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Life at Boomer Lake with Deb, Sunday September 1, 2013

Updated on September 4, 2013
Baikal Teal
Baikal Teal | Source

Field Notes

I was alerted to the existence of the British Trust for Ornithology, a non-profit organization, currently discussing the fall migration of birds moving across the North Sea. Our British friends had a number of scarce and rare migrants come into view, which has been making bird watching for them more than astounding. Get more information on the site:

Baikal Teal Sighting

For American Birding Association rare bird news, the Baikal Teal of eastern Russia and eastern Asia has been sighted in where of all places? Alaska! Get the full story at

Project Puffin

According to Audubon, Project Puffin is saving seabirds across the world with wooden carvings. How, you ask? Steve Kress, the Puffin Man, had a vision that became a reality on how to get puffins to breed again off the coast of Maine, and this will help puffins elsewhere survive.

Canadian Birding

Canada has a lot going for it in way of birding hotspots, where to stay, tours, and anything birding. Take a gander at this site, and remember that the sky is the limit in Canada.

Missisippi Kite
Missisippi Kite | Source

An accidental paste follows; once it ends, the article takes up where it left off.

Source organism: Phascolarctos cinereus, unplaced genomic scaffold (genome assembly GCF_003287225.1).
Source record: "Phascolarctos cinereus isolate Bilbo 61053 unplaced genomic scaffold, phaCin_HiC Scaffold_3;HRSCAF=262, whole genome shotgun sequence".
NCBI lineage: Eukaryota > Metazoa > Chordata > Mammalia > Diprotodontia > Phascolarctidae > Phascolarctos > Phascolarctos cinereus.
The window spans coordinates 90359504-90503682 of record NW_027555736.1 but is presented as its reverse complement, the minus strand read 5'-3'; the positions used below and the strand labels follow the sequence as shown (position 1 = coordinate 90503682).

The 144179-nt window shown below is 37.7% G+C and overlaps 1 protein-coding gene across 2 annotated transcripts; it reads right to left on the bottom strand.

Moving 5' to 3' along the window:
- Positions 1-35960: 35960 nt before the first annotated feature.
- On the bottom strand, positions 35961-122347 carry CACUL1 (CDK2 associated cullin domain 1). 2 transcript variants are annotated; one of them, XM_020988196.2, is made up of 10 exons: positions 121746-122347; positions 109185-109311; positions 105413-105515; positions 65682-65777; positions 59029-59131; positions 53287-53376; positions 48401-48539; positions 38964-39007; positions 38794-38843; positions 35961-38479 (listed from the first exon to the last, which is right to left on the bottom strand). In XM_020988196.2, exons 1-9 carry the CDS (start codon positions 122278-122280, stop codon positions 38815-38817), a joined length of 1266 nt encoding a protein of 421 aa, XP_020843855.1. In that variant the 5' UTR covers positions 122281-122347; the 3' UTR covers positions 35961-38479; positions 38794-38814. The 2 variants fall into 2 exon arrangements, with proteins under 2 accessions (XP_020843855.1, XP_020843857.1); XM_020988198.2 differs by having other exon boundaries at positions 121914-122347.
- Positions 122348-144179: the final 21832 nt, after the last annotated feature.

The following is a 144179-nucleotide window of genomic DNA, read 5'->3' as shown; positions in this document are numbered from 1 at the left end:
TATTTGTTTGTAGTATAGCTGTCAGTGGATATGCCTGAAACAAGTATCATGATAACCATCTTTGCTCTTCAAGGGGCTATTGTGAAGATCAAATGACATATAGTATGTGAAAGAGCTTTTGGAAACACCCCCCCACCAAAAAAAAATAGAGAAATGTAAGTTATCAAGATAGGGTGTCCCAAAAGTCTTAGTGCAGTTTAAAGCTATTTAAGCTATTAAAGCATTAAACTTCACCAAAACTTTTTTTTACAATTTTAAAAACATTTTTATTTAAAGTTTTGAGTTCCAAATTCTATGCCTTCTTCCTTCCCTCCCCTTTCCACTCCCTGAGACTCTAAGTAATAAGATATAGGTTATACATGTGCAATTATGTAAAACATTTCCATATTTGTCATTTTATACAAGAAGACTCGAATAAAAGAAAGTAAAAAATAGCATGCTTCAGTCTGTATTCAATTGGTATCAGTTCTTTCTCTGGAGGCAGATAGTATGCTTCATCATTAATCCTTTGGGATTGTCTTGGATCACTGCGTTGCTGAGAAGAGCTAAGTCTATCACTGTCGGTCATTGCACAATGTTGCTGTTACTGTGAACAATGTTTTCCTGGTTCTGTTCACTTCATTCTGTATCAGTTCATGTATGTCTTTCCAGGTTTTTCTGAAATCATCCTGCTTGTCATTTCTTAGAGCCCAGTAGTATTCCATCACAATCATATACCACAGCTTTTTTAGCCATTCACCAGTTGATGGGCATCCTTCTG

Mississippi Kite

Boomer Lake has had a wonderful bird of interest show up a couple of evenings this week, and that is the beautiful Mississippi Kite. Almost as regal as you can get, one cannot miss the unmistakable red eyes and black unbarred tail. This falconlike bird is quick and graceful, and resides in the southeast and south central regions of the U.S. It winters in central South America, so if you have the chance, come visit the area for this gorgeous specimen.

Great Egret
Great Egret | Source

Great Egret

More Great Egrets have been seen this week, many of which have performed rather well during acrobatic moments. They have been watching Boomer Lake quite carefully, as they will soon be on the move southerly. They have been fishing in preparation for their impending move, which I suspect will be in about two weeks. Their interior breeding sites are rather localized, but their range is expanding, especially in the northeast.

Sleepy Orange